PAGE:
Prince of Liechtenstein accused of killing “biggest” bear in Romania – fr

Prince of Liechtenstein accused of killing “biggest” bear in Romania – fr

Bucharest (AFP)

Romania said on Wednesday it was investigating the murder of a large brown bear which activists say was illegally shot by a prince of Liechtenstein during a hunt in the Carpathians.

Animal rights groups accuse Prince Emanuel von und zu Liechtenstein of killing a 17-year-old male brown bear, the “biggest” seen in Romania, during a hunting trip in March from his castle in Austria.

Romania’s National Environmental Guard launched an investigation into the death of a bear of a protected species in central Romania on April 29 after noting that documents were missing, the head of the department told AFP. NEG, Octavian Berceanu.

“We knew that a female bear needed to be extracted, but then we found a (dead) male bear,” Berceanu said.

Environment Minister Tanczos Barna, who oversees the NEG, said a hunting permit had been issued to shoot a female bear in Covasna because it was harming residents, but did not specify to whom the permit was issued.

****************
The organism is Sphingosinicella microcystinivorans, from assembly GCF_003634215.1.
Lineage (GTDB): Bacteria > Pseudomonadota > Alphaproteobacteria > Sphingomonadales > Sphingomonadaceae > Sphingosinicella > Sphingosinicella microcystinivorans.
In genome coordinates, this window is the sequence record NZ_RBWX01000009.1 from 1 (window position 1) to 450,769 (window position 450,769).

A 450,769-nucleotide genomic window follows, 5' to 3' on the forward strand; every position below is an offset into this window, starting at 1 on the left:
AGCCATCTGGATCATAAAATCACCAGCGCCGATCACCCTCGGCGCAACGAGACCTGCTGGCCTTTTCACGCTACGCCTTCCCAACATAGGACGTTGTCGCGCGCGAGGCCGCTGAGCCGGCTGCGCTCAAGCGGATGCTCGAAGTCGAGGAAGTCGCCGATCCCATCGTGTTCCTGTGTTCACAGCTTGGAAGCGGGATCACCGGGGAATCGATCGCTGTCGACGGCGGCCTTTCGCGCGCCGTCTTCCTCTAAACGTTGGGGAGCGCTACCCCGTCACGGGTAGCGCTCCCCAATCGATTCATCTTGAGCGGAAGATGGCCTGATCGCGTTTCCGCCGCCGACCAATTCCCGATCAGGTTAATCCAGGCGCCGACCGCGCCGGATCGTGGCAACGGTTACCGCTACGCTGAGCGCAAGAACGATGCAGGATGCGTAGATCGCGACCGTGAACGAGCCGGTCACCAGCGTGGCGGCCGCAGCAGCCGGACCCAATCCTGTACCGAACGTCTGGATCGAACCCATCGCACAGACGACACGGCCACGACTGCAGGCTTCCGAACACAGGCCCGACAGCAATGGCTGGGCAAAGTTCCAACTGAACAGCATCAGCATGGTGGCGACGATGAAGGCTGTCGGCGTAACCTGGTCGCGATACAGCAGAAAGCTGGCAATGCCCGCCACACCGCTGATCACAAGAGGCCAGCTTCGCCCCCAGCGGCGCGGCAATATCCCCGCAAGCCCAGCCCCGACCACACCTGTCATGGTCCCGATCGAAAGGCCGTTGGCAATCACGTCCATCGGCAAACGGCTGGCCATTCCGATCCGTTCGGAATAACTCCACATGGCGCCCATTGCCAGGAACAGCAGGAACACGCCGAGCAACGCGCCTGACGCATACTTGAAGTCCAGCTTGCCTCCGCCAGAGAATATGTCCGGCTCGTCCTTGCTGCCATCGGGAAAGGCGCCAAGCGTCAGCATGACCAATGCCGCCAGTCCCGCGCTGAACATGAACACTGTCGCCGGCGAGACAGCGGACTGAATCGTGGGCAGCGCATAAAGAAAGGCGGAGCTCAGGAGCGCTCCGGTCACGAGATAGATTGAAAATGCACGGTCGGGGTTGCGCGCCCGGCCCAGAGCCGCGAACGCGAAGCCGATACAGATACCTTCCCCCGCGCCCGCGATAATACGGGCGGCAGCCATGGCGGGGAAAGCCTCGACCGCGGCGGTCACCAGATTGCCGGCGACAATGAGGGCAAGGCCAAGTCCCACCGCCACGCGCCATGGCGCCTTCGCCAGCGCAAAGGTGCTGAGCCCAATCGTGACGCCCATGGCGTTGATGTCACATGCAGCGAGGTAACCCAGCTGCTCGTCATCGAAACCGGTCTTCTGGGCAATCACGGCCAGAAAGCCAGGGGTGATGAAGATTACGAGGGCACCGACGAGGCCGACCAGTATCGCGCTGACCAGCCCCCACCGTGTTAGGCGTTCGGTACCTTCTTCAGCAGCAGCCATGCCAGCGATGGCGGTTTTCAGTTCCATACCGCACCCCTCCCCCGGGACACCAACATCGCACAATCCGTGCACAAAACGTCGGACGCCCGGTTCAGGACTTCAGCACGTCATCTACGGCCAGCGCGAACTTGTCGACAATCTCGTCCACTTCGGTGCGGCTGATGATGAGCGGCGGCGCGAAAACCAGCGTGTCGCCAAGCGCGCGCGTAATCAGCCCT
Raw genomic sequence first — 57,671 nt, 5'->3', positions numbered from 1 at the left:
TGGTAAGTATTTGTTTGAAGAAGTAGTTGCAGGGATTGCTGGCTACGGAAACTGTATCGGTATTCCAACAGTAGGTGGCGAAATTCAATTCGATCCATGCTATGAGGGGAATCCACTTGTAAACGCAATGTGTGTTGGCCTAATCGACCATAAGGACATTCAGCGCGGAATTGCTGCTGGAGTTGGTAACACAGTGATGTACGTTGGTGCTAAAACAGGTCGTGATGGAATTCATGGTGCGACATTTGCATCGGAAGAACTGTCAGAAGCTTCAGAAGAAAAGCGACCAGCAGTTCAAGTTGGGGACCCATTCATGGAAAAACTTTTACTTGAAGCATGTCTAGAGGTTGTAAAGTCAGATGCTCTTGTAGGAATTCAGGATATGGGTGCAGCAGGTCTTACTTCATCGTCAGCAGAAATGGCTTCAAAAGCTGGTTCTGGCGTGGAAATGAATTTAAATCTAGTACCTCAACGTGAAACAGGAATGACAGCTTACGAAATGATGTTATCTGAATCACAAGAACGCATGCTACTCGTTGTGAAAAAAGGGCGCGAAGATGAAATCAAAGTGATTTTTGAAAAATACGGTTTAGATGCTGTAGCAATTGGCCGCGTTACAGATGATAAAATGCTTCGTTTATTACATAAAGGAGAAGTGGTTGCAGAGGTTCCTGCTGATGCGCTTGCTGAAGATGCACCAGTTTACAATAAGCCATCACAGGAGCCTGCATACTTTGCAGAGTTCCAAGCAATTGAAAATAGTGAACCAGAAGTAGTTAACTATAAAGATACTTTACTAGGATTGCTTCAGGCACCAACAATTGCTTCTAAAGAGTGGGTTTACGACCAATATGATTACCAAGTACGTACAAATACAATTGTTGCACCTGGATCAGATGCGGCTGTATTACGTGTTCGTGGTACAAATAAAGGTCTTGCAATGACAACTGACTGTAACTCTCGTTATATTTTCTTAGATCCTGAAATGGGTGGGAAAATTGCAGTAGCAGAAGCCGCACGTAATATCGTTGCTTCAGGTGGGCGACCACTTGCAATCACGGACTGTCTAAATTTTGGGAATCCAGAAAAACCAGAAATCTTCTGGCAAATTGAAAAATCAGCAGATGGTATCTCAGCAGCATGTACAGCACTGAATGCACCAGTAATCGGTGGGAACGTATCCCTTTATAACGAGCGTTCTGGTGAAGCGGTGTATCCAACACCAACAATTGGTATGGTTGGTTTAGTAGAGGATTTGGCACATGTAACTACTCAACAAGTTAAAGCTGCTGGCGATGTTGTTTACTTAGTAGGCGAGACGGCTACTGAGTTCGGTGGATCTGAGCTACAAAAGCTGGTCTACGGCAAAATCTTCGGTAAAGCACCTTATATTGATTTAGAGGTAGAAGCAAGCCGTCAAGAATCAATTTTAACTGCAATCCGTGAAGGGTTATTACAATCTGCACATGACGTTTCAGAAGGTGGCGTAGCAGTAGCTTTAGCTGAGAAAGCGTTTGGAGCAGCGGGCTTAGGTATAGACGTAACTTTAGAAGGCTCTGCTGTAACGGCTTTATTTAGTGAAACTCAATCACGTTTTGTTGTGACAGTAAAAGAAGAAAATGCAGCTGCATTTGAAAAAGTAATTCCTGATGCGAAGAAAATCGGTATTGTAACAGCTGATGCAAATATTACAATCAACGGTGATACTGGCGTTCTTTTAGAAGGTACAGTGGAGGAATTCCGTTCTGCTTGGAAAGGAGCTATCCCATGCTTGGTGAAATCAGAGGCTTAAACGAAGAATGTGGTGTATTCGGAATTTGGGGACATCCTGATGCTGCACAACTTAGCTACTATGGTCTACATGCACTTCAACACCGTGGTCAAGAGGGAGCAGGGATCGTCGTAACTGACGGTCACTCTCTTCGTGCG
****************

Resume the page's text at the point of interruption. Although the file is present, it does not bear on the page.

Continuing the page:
– Bear named Arthur –

The Romanian group Agent Green and the Austrian branch of the Association Against Animal Factories (VGT) identified the dead animal as a bear named “Arthur”, which an Agent Green forester had observed for years in a natural reserve.

“Arthur was 17 and the biggest brown bear seen in Romania and possibly the European Union,” Agent Green chairman Gabriel Paun said in a statement.

The card confirming the bear’s measurements, published by Agent Green and VGT, named “Emanuel von und zu Liechtenstein” – a royal from Liechtenstein who lives in Austria – as a hunter.

“The NGO agent Green and VGT condemn the murder of the brown bear Arthur by the trophy hunter Prince Emanuel von und zu Liechtenstein who came to Romania in March to shoot him”, they declared.

An AFP request for comment to Prince Emanuel’s castle office in Austria was not immediately responded to.

The office of the hereditary prince of Liechtenstein said in a statement to AFP that it did not know the background of this “private and personal matter”.

“However, the Princely House would like to stress that respect for nature has been one of the Chamber’s fundamental concerns and is a central element of the family’s commitment to ecological and social sustainability”, a- he declared.

Romania is believed to have more than 6,000 brown bears, the largest population in Europe, spread over around 30% of the country, with the highest concentration of them in the Carpathians.

A member of the EU since 2007, Romania completely banned bear hunting in 2016, with the brown bear being a protected species under the bloc’s habitat directive.


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